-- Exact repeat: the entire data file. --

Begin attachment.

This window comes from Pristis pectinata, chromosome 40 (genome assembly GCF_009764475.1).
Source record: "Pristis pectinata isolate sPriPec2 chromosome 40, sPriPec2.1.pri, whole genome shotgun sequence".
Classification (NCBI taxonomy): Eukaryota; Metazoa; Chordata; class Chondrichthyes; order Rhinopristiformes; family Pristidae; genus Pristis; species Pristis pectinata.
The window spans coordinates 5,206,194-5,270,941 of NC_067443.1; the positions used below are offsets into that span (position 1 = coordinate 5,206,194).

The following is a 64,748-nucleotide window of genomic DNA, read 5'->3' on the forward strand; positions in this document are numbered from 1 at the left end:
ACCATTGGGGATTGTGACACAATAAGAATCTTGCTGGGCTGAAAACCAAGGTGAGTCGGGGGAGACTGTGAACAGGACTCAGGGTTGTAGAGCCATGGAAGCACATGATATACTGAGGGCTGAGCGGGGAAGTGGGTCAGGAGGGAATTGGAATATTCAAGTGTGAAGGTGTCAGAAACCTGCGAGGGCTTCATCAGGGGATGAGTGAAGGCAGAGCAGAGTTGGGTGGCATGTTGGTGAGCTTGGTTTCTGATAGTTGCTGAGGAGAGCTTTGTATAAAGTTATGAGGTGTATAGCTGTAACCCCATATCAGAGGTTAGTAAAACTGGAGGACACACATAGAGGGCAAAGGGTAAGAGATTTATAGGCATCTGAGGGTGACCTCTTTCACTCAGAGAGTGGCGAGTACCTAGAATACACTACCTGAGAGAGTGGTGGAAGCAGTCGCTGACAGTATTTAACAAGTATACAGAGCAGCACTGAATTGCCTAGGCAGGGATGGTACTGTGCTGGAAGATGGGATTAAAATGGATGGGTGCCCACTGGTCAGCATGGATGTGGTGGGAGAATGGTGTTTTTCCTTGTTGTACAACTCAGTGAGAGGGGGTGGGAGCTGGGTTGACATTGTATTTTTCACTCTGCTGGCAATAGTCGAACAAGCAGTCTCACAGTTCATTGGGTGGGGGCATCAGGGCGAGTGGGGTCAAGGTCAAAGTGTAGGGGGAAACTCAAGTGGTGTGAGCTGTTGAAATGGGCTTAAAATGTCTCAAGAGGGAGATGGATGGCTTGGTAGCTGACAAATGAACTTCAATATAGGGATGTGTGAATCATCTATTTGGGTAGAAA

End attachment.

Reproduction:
This window comes from Pristis pectinata, chromosome 40 (genome assembly GCF_009764475.1).
Source record: "Pristis pectinata isolate sPriPec2 chromosome 40, sPriPec2.1.pri, whole genome shotgun sequence".
Classification (NCBI taxonomy): Eukaryota; Metazoa; Chordata; class Chondrichthyes; order Rhinopristiformes; family Pristidae; genus Pristis; species Pristis pectinata.
The window spans coordinates 5,206,194-5,270,941 of NC_067443.1; the positions used below are offsets into that span (position 1 = coordinate 5,206,194).

The following is a 64,748-nucleotide window of genomic DNA, read 5'->3' on the forward strand; positions in this document are numbered from 1 at the left end:
ACCATTGGGGATTGTGACACAATAAGAATCTTGCTGGGCTGAAAACCAAGGTGAGTCGGGGGAGACTGTGAACAGGACTCAGGGTTGTAGAGCCATGGAAGCACATGATATACTGAGGGCTGAGCGGGGAAGTGGGTCAGGAGGGAATTGGAATATTCAAGTGTGAAGGTGTCAGAAACCTGCGAGGGCTTCATCAGGGGATGAGTGAAGGCAGAGCAGAGTTGGGTGGCATGTTGGTGAGCTTGGTTTCTGATAGTTGCTGAGGAGAGCTTTGTATAAAGTTATGAGGTGTATAGCTGTAACCCCATATCAGAGGTTAGTAAAACTGGAGGACACACATAGAGGGCAAAGGGTAAGAGATTTATAGGCATCTGAGGGTGACCTCTTTCACTCAGAGAGTGGCGAGTACCTAGAATACACTACCTGAGAGAGTGGTGGAAGCAGTCGCTGACAGTATTTAACAAGTATACAGAGCAGCACTGAATTGCCTAGGCAGGGATGGTACTGTGCTGGAAGATGGGATTAAAATGGATGGGTGCCCACTGGTCAGCATGGATGTGGTGGGAGAATGGTGTTTTTCCTTGTTGTACAACTCAGTGAGAGGGGGTGGGAGCTGGGTTGACATTGTATTTTTCACTCTGCTGGCAATAGTCGAACAAGCAGTCTCACAGTTCATTGGGTGGGGGCATCAGGGCGAGTGGGGTCAAGGTCAAAGTGTAGGGGGAAACTCAAGTGGTGTGAGCTGTTGAAATGGGCTTAAAATGTCTCAAGAGGGAGATGGATGGCTTGGTAGCTGACAAATGAACTTCAATATAGGGATGTGTGAATCATCTATTTGGGTAGAAA